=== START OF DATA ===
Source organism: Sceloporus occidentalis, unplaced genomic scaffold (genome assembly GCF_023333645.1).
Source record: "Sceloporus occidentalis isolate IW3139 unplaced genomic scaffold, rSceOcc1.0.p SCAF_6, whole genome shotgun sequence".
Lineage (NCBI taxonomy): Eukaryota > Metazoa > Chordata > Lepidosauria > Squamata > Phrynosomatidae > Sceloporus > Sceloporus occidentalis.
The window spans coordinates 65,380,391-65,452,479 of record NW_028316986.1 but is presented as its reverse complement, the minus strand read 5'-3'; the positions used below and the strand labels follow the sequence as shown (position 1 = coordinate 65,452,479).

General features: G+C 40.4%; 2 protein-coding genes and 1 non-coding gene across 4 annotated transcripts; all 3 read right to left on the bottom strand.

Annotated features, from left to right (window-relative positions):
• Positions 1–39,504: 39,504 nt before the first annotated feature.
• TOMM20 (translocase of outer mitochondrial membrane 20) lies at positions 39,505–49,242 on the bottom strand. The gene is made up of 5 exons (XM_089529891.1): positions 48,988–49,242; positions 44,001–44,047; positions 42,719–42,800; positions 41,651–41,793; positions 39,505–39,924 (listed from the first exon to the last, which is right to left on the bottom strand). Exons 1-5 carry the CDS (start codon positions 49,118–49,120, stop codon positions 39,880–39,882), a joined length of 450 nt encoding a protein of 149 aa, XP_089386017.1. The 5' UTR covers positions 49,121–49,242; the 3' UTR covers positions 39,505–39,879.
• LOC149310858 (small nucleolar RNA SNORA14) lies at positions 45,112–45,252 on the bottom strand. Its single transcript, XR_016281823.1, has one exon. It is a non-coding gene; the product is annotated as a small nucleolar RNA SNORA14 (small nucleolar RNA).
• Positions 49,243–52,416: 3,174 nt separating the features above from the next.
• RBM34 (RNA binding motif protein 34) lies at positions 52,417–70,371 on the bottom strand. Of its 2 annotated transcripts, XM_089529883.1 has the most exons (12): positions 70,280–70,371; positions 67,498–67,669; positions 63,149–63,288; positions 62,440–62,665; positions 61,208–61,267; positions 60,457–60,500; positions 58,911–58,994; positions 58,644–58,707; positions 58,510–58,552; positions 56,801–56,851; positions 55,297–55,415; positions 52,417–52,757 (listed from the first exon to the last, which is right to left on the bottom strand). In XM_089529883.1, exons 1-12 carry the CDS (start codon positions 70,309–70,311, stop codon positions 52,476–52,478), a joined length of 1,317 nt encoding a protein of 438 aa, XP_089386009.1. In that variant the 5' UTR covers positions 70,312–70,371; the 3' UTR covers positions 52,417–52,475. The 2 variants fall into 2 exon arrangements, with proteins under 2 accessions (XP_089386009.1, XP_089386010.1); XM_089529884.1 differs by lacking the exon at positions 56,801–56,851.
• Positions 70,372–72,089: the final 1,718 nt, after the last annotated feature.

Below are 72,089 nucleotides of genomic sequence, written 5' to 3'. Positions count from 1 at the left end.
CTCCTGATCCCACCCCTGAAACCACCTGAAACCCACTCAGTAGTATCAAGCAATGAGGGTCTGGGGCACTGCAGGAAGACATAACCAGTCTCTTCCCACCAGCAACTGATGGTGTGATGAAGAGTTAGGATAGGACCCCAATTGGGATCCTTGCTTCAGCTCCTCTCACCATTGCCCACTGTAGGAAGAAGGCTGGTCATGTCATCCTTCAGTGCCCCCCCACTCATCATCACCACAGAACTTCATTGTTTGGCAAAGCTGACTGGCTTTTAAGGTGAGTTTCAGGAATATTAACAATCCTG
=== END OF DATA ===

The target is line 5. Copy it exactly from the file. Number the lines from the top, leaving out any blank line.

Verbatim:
General features: G+C 40.4%; 2 protein-coding genes and 1 non-coding gene across 4 annotated transcripts; all 3 read right to left on the bottom strand.